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Is the nasal optic disc sector important for morphometric glaucoma diagnosis?
  1. J B Jonas,
  2. W M Budde
  1. Department of Ophthalmology and Eye Hospital, University Erlangen-Nürnberg, and Faculty of Clinical Medicine Mannheim, University of Heidelberg, Mannheim, Germany
  1. Correspondence to: Dr J Jonas, Universitäts-Augenklinik, Theodor-Kutzer-Ufer 1-3, 68167 Mannheim, Germany; Jost.Jonas{at}augen.ma.uni-heidelberg.de

Abstract

Background/aim: Since the central retinal vessel trunk usually located in the nasal optic disc sector can render difficult the delineation of the neuroretinal rim and optic disc, the aim of this study was to evaluate whether the nasal region of the optic nerve head is important, or can be left out, for the morphometric glaucoma diagnosis.

Methods: The clinical observational study included 1337 patients with primary or secondary open angle glaucoma and 649 normal subjects. The glaucoma group was divided into 1187 patients with glaucomatous visual field defects (“perimetric glaucoma”), and into 150 patients with optic nerve head changes and normal visual fields (“preperimetric glaucoma”). Colour stereo optic disc photographs were morphometrically evaluated.

Results: Highest diagnostic power for the separation between the normal group and the perimetric glaucoma group, and for the differentiation between the normal group and the preperimetric glaucoma group, had the sum of inferotemporal rim area plus superotemporal rim area, the sum of inferotemporal rim area plus superotemporal rim area plus temporal rim area, and the inferotemporal rim area as single parameter. The lowest diagnostic precision had the nasal rim area as single parameter or in combination with rim measurements in other disc sectors.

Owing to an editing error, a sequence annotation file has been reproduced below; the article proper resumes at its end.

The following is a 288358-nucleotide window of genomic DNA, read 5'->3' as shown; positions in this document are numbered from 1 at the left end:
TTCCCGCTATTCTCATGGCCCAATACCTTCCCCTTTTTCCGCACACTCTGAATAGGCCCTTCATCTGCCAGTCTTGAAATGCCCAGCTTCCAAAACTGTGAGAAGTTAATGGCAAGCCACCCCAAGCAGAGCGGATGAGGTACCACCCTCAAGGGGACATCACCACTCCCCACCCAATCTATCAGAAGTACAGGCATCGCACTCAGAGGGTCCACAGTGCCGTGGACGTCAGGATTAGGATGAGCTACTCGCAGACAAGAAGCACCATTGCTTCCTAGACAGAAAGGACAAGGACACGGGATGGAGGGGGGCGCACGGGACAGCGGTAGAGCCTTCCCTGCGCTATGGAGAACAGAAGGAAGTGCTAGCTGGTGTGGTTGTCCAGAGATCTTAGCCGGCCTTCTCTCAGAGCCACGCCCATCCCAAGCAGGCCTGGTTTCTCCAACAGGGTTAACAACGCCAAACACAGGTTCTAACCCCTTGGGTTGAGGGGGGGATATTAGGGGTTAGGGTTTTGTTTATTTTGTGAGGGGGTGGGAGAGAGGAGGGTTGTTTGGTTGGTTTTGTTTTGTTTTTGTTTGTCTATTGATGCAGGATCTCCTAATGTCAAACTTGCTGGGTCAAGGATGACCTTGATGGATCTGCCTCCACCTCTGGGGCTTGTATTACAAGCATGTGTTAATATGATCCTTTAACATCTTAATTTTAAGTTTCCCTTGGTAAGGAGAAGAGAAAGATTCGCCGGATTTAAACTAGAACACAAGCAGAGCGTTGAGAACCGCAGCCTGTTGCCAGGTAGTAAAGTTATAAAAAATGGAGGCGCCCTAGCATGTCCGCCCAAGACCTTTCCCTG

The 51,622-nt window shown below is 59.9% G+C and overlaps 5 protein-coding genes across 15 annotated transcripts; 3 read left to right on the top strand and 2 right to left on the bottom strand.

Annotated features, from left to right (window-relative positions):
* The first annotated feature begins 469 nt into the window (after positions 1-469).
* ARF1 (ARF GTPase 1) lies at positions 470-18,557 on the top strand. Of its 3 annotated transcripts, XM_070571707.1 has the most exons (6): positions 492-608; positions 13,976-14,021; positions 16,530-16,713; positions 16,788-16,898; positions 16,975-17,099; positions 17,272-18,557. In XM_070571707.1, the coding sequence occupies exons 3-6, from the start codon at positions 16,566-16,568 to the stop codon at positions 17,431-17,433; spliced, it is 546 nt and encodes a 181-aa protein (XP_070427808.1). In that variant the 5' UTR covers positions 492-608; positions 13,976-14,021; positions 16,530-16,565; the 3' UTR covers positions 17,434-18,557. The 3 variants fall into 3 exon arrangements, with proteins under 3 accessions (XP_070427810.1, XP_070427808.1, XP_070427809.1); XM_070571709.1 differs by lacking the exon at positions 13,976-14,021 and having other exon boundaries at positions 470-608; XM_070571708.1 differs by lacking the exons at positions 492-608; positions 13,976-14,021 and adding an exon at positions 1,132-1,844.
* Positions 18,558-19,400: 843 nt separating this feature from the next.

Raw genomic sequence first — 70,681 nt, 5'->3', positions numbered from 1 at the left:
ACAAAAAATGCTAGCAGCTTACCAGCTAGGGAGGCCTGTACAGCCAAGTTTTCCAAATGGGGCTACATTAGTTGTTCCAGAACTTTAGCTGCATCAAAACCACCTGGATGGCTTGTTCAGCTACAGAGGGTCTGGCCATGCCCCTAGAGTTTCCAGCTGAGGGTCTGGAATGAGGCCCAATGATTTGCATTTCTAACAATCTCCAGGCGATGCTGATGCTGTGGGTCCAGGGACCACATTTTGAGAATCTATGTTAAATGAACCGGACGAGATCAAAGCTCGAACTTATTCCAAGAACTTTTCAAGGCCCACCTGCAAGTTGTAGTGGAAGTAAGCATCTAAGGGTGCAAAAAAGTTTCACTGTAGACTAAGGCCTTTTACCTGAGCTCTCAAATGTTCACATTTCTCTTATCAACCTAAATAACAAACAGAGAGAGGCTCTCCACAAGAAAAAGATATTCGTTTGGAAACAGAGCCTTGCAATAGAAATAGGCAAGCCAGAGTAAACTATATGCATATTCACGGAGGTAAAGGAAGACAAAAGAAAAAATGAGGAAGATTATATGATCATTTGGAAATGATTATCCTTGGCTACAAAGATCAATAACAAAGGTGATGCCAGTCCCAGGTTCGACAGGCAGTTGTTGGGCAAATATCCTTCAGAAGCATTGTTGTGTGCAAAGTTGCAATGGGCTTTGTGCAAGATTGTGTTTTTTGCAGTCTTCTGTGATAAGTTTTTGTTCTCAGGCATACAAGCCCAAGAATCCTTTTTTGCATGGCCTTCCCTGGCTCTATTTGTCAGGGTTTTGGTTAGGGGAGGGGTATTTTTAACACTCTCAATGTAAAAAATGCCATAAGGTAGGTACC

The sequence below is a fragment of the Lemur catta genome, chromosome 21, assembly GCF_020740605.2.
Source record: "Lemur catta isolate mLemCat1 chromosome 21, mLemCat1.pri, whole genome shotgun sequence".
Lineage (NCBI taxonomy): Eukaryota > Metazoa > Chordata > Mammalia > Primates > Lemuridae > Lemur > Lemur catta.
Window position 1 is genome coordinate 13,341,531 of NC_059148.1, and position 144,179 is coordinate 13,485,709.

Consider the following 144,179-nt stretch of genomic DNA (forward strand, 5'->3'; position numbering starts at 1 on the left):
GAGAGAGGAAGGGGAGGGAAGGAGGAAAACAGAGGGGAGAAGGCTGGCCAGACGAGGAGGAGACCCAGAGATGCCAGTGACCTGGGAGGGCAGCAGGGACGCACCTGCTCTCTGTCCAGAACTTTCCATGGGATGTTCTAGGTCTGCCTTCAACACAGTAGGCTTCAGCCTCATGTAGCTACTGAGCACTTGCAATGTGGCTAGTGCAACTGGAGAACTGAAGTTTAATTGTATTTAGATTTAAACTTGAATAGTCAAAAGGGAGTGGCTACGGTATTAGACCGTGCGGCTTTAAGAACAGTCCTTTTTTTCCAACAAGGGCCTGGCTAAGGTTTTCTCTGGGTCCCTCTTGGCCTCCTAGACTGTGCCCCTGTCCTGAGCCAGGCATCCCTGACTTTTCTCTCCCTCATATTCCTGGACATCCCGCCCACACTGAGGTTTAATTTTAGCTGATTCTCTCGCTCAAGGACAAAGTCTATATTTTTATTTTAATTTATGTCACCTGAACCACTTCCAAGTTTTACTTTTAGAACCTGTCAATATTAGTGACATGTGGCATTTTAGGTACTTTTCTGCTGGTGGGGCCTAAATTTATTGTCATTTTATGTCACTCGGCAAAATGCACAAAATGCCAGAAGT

Conclusion: Excluding the nasal optic disc sector does not markedly decrease the diagnostic power of morphometric optic disc analysis in glaucoma diagnosis. It may have importance for an automated computerised morphometric detection of glaucomatous optic nerve damage.

  • confocal laser scanning tomography
  • neuroretinal rim
  • optic disc
  • optic nerve head

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In the morphometric analysis of the optic nerve head, outlining of the optic disc and optic cup is of utmost importance to determine the size and shape of the neuroretinal rim which is one of the main targets in the quantitative and qualitative assessment of the optic nerve head.1 Because of the anatomy of the optic nerve head, the border of the optic disc can more easily be detected in the temporal, inferior, and superior regions than in the nasal region. In a parallel manner, it is easier to demarcate the inner margin of the neuroretinal rim in the inferior and superior disc regions than in the nasal disc sector, where the central retinal vessel trunk and the major retinal vessels are attached to, or lie upon, the neuroretinal rim and its border with the optic cup. Since difficulties in outlining the margins of the optic disc and optic cup will lead to an inaccuracy in measuring the neuroretinal rim, it was the aim of this study to determine how important the assessment of the nasal sector of the optic disc is for the detection of glaucomatous optic nerve damage, and whether the nasal disc region can be left out in the quantitative analysis of the optic nerve head in the diagnosis of glaucoma.

PATIENTS AND METHODS